Environmental Health & Safety Implementation of the Chemical Hygiene Plan
Implementation of the Chemical Hygiene Plan
- In order to meet the requirements of the Laboratory Safety Standard, a written Chemical Hygiene Plan (CHP) must be developed and implemented for each Washington State University laboratory. The Chemical Hygiene Plan must contain:
- a. standard operating procedures (SOPs) for use of hazardous chemicals;
- b. designated area provisions;
- c. descriptions of or provisions for fume hoods and other protective equipment;
- d. provisions for employee information, training, and medical monitoring and examination;
- e. evaluation criteria the employer will use to reduce exposure;
- f. prior approval provisions for special laboratory projects;
- g. a designation of the chemical hygiene officer (CHO) and other person(s) responsible for implementation of the CHP; and
- h. any extra protection provisions.
- The Chemical Hygiene Plan must be readily available to all employees and students in the laboratory. The term “readily available” means accessible to all laboratory staff at any time during the work period, day or night. It must also be available on request to Environmental Health & Safety (EHS) staff and Washington State Division of Occupational Safety and Health (DOSH) representatives.
- The area for which the Chemical Hygiene Plan is written may be adjoining rooms, a single room or an area within a room as long as the definition of “readily available,” as stated above, is met. The spatial definition of a “laboratory” is left to the discretion of the individual who will ultimately take responsibility for the safety of all employees who work within that area. This individual should be a Principal Investigator (PI) or a laboratory supervisor.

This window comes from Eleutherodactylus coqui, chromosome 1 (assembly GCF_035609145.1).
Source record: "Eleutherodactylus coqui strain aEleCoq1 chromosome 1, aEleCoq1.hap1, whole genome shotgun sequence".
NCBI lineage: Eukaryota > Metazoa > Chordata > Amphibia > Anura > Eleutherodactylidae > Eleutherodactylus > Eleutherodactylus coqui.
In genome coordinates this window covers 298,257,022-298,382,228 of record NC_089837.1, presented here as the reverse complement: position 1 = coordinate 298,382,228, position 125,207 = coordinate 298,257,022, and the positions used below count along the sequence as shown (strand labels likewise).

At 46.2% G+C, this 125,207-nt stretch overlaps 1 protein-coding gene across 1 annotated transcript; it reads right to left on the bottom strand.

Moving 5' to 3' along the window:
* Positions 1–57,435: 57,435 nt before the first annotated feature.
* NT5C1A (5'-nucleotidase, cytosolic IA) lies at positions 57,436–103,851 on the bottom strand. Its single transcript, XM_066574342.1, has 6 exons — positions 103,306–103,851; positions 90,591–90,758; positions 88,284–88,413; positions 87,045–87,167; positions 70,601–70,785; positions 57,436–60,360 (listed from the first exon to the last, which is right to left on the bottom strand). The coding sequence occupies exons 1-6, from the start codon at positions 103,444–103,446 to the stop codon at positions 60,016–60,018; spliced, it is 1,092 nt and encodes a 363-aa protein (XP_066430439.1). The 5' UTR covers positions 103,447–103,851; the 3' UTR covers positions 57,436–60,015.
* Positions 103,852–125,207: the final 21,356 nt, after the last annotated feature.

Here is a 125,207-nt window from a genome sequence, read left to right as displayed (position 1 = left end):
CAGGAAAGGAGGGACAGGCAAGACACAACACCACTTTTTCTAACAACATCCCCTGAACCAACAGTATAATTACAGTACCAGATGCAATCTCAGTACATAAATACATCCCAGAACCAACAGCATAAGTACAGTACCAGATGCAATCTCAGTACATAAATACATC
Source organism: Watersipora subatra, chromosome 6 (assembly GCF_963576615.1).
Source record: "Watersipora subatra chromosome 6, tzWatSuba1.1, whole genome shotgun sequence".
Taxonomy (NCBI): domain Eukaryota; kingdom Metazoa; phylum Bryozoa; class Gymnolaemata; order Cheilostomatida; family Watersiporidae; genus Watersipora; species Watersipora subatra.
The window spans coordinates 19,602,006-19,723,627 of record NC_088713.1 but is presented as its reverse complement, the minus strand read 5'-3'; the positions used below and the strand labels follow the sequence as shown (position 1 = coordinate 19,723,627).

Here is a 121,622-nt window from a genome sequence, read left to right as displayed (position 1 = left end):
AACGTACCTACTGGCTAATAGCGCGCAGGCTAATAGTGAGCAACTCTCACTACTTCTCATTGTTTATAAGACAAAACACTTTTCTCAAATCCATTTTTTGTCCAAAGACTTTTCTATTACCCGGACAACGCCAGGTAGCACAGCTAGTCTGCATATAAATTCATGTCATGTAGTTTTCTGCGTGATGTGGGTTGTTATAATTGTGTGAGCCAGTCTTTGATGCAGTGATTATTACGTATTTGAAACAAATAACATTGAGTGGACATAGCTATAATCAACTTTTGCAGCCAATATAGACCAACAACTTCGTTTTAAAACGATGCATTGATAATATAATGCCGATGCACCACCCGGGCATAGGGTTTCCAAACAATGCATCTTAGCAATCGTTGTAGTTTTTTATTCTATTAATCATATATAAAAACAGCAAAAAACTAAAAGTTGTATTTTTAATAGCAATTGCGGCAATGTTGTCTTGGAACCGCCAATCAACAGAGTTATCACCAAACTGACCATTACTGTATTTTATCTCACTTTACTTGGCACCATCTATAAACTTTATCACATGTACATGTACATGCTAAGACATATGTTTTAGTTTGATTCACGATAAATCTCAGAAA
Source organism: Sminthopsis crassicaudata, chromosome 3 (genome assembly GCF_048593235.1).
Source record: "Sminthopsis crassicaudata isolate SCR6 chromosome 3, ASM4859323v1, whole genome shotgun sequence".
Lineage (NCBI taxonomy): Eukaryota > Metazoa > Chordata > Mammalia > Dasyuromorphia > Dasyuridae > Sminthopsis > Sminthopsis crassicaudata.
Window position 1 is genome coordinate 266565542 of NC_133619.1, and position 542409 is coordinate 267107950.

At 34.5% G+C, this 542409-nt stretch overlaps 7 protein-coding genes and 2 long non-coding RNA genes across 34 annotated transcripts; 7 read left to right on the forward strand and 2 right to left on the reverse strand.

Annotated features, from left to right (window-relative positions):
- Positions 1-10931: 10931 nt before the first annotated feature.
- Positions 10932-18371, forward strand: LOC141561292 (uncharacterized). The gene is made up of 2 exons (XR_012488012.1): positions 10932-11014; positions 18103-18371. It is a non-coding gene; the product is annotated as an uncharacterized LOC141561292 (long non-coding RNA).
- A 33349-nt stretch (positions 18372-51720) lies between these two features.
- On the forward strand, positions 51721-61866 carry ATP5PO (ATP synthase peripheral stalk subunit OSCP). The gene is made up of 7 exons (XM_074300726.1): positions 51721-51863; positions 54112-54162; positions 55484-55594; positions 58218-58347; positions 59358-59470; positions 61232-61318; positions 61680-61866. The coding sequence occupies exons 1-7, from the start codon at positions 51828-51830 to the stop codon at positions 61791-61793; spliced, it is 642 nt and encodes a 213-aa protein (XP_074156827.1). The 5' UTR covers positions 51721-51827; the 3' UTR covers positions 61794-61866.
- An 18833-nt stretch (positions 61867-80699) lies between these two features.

- Environmental Health and Safety has provided the basic elements of a “generic” or “core” Chemical Hygiene Plan, represented by the online Laboratory Safety Manual (LSM). Included in the LSM are the established policies of Washington State University and various regulatory agencies.
- Each laboratory must provide additional information to make this the CHP laboratory specific. The Chemical Hygiene Plan Guide document contains questions or prompts that must be filled out by the Principal Investigator or laboratory supervisor. There is not a prescribed way to fill out these pages. If there is information already written concerning the questions, or if this information is available on a computer, attach copies or originals to the CHP guide document. This information will be unique to the laboratory and is an integral part of the Chemical Hygiene Plan. The pages that must be completed are contained in the Laboratory Specific Chemical Hygiene Plan Guide.